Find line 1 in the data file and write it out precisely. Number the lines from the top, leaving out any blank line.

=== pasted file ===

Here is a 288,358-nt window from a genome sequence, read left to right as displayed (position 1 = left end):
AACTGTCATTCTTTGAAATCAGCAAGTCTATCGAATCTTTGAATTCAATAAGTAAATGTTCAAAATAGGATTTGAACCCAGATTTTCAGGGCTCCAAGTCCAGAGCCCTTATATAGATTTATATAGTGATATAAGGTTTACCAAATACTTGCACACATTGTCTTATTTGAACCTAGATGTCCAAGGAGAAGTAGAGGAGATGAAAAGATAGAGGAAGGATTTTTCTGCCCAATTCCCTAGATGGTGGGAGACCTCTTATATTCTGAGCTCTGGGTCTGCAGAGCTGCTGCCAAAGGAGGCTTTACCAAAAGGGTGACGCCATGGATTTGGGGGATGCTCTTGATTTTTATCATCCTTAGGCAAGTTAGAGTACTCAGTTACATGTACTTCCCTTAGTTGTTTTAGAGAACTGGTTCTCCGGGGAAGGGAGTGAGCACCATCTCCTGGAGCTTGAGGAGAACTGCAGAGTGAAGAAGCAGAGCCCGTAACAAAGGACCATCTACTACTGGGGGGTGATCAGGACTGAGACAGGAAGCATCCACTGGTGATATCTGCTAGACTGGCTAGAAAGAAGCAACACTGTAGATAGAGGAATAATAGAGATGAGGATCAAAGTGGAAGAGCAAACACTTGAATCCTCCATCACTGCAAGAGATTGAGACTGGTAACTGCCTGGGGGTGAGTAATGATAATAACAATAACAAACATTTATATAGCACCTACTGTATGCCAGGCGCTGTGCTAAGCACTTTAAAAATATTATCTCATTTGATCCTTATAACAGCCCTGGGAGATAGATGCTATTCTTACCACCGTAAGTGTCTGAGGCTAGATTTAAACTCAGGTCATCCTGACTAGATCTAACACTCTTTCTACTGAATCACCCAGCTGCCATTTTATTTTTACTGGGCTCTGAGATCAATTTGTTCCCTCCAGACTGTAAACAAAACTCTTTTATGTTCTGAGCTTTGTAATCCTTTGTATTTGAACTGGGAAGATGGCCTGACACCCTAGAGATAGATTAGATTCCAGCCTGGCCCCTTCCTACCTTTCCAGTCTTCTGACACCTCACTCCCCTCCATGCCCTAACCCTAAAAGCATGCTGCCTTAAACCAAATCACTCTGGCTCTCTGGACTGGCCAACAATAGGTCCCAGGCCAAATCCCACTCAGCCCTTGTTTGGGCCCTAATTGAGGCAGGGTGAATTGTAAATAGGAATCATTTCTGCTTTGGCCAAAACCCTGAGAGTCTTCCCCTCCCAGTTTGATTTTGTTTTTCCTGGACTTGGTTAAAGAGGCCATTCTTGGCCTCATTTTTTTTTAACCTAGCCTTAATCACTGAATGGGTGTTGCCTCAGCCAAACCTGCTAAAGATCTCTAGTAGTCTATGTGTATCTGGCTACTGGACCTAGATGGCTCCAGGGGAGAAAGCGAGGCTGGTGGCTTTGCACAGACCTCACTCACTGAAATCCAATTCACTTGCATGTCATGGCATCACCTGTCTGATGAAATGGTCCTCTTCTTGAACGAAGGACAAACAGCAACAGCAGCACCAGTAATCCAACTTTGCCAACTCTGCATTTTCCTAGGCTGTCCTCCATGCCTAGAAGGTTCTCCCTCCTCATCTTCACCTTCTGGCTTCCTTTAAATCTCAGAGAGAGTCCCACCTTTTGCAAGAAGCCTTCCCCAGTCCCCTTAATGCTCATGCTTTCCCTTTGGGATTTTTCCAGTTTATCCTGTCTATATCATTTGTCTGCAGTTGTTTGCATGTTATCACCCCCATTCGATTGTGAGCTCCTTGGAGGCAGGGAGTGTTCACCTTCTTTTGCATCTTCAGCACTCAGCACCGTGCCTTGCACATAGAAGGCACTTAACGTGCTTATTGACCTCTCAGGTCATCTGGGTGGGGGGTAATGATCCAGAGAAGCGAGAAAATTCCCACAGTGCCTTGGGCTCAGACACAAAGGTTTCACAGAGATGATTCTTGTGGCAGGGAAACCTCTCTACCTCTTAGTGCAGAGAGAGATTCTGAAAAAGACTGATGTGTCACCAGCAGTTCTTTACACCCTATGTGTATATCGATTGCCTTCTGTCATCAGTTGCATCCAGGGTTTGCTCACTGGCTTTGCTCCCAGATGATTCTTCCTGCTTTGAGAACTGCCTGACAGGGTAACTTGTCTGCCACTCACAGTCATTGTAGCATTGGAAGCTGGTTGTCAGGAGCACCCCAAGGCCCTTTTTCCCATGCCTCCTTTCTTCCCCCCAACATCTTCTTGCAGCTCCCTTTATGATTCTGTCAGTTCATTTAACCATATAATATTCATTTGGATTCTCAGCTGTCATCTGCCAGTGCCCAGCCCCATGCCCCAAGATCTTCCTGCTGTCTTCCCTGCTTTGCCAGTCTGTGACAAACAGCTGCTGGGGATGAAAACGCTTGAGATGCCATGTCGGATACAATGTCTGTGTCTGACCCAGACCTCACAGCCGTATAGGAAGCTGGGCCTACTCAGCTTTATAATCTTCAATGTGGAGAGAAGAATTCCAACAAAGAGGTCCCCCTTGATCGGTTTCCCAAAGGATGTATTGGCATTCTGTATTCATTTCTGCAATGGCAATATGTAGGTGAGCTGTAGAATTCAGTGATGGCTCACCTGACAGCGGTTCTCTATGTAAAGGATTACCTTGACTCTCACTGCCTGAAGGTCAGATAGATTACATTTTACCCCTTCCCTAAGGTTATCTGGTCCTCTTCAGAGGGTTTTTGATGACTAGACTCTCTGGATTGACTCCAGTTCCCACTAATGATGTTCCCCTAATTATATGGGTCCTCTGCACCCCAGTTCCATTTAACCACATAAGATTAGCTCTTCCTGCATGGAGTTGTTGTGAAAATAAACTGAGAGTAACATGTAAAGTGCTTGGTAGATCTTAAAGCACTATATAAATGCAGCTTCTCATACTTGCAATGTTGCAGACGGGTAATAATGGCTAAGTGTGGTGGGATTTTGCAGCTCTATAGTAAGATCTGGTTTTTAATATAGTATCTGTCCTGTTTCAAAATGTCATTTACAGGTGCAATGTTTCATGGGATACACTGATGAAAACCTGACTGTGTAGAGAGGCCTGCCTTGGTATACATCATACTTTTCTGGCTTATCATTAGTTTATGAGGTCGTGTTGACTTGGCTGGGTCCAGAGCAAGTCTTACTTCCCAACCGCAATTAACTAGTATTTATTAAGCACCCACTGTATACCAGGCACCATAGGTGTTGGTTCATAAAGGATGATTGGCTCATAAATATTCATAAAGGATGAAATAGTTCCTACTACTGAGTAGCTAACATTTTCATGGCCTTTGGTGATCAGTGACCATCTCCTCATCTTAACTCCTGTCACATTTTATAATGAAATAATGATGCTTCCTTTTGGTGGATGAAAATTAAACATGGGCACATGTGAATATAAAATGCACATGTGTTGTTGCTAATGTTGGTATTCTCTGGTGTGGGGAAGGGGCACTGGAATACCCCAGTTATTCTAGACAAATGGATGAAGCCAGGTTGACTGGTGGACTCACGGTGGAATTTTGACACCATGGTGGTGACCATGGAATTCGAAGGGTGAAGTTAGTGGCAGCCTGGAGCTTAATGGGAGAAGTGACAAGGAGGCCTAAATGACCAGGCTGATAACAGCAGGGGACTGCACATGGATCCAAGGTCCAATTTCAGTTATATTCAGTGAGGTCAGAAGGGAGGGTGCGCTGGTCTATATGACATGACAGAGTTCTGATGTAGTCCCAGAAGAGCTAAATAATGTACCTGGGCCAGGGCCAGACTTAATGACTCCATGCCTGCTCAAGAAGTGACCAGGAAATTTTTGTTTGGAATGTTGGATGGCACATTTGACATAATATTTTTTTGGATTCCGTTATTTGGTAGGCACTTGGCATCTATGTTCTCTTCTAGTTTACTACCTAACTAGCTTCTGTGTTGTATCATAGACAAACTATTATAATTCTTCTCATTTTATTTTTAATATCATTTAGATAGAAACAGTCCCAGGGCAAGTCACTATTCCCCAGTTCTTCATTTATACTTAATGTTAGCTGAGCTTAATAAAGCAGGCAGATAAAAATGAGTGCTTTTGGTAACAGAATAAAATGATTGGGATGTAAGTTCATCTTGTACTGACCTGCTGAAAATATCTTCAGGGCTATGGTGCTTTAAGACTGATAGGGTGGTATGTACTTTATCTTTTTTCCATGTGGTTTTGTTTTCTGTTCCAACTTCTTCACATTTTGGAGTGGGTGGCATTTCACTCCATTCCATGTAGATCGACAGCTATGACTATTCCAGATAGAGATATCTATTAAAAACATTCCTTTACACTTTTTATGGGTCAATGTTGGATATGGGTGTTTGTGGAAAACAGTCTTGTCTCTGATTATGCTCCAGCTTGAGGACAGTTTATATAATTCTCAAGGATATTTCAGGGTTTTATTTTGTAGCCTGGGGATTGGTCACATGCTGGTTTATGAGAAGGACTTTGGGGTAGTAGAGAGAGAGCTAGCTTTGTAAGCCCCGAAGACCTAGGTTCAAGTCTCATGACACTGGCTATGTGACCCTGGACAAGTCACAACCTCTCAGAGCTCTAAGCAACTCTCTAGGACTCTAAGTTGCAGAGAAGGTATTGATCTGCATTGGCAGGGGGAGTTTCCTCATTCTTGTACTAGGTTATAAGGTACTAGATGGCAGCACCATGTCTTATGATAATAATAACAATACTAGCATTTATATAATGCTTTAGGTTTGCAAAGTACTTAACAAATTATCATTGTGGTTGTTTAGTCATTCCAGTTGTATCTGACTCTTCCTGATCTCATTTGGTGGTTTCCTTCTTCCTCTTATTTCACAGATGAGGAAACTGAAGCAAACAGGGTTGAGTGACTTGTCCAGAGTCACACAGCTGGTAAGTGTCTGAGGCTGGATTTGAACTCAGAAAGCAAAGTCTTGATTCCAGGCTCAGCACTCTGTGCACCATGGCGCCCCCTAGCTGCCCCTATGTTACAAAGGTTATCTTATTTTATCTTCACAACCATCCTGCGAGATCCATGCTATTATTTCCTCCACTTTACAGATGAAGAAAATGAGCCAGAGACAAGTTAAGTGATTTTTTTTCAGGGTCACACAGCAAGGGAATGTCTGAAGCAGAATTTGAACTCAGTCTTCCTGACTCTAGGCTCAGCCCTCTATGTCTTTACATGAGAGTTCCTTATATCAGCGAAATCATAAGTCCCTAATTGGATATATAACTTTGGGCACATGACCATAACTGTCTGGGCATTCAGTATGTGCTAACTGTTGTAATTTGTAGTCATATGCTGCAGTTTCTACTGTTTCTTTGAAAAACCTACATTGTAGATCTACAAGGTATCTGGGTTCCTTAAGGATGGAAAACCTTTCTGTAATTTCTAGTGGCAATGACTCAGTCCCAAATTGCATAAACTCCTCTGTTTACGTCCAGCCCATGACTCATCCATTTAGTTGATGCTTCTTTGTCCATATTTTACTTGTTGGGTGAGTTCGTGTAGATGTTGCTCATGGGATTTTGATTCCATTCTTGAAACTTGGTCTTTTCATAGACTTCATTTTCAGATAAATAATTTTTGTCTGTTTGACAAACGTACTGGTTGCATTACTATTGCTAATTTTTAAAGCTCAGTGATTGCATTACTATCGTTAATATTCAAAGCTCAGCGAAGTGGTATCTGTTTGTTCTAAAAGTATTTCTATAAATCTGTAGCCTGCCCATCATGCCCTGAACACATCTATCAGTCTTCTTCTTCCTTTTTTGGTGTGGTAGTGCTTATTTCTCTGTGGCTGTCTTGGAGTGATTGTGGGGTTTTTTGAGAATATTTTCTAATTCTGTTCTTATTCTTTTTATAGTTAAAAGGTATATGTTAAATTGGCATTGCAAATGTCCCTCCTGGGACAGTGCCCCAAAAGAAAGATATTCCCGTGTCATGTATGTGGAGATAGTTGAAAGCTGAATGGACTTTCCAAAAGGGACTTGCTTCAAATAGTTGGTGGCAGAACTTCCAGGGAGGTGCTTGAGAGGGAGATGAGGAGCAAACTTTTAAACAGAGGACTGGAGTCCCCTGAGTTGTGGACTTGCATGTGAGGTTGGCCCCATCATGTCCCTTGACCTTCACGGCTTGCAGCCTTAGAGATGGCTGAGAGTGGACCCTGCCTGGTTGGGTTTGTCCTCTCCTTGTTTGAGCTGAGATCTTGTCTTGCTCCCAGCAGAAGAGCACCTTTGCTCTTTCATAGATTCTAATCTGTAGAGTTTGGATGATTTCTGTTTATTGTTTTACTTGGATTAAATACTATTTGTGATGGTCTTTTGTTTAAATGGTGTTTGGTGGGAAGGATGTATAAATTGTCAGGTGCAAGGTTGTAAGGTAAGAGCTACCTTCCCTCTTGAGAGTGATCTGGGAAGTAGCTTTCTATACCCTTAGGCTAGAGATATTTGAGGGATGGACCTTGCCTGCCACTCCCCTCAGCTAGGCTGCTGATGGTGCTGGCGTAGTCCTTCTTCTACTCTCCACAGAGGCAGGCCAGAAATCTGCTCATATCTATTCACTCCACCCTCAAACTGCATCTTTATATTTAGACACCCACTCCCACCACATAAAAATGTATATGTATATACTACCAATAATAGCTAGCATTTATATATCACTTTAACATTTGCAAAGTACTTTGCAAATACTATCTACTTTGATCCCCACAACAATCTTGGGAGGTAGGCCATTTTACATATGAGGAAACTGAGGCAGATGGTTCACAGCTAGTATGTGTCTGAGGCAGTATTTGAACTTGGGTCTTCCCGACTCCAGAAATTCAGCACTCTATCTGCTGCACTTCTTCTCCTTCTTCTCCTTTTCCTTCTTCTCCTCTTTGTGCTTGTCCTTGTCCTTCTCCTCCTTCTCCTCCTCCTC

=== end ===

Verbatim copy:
Here is a 288,358-nt window from a genome sequence, read left to right as displayed (position 1 = left end):